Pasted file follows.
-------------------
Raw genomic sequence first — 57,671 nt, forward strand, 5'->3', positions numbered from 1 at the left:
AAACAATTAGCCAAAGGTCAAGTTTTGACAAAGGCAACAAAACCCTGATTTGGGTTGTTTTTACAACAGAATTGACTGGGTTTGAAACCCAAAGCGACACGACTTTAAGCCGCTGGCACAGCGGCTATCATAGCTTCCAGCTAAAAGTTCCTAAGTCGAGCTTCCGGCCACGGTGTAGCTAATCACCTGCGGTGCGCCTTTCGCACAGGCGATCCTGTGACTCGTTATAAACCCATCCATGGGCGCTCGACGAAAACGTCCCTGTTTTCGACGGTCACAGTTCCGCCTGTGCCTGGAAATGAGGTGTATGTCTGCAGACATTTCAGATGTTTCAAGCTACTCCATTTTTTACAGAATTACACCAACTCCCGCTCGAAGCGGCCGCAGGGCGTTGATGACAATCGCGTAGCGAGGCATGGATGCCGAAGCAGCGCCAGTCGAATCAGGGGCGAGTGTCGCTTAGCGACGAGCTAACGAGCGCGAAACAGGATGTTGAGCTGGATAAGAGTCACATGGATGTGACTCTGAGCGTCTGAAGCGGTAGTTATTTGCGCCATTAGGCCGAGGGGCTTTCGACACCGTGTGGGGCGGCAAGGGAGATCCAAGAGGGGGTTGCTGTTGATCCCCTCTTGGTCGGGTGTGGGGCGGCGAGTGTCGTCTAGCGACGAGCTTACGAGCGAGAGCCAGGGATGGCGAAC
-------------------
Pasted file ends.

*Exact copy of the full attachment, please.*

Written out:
Raw genomic sequence first — 57,671 nt, forward strand, 5'->3', positions numbered from 1 at the left:
AAACAATTAGCCAAAGGTCAAGTTTTGACAAAGGCAACAAAACCCTGATTTGGGTTGTTTTTACAACAGAATTGACTGGGTTTGAAACCCAAAGCGACACGACTTTAAGCCGCTGGCACAGCGGCTATCATAGCTTCCAGCTAAAAGTTCCTAAGTCGAGCTTCCGGCCACGGTGTAGCTAATCACCTGCGGTGCGCCTTTCGCACAGGCGATCCTGTGACTCGTTATAAACCCATCCATGGGCGCTCGACGAAAACGTCCCTGTTTTCGACGGTCACAGTTCCGCCTGTGCCTGGAAATGAGGTGTATGTCTGCAGACATTTCAGATGTTTCAAGCTACTCCATTTTTTACAGAATTACACCAACTCCCGCTCGAAGCGGCCGCAGGGCGTTGATGACAATCGCGTAGCGAGGCATGGATGCCGAAGCAGCGCCAGTCGAATCAGGGGCGAGTGTCGCTTAGCGACGAGCTAACGAGCGCGAAACAGGATGTTGAGCTGGATAAGAGTCACATGGATGTGACTCTGAGCGTCTGAAGCGGTAGTTATTTGCGCCATTAGGCCGAGGGGCTTTCGACACCGTGTGGGGCGGCAAGGGAGATCCAAGAGGGGGTTGCTGTTGATCCCCTCTTGGTCGGGTGTGGGGCGGCGAGTGTCGTCTAGCGACGAGCTTACGAGCGAGAGCCAGGGATGGCGAAC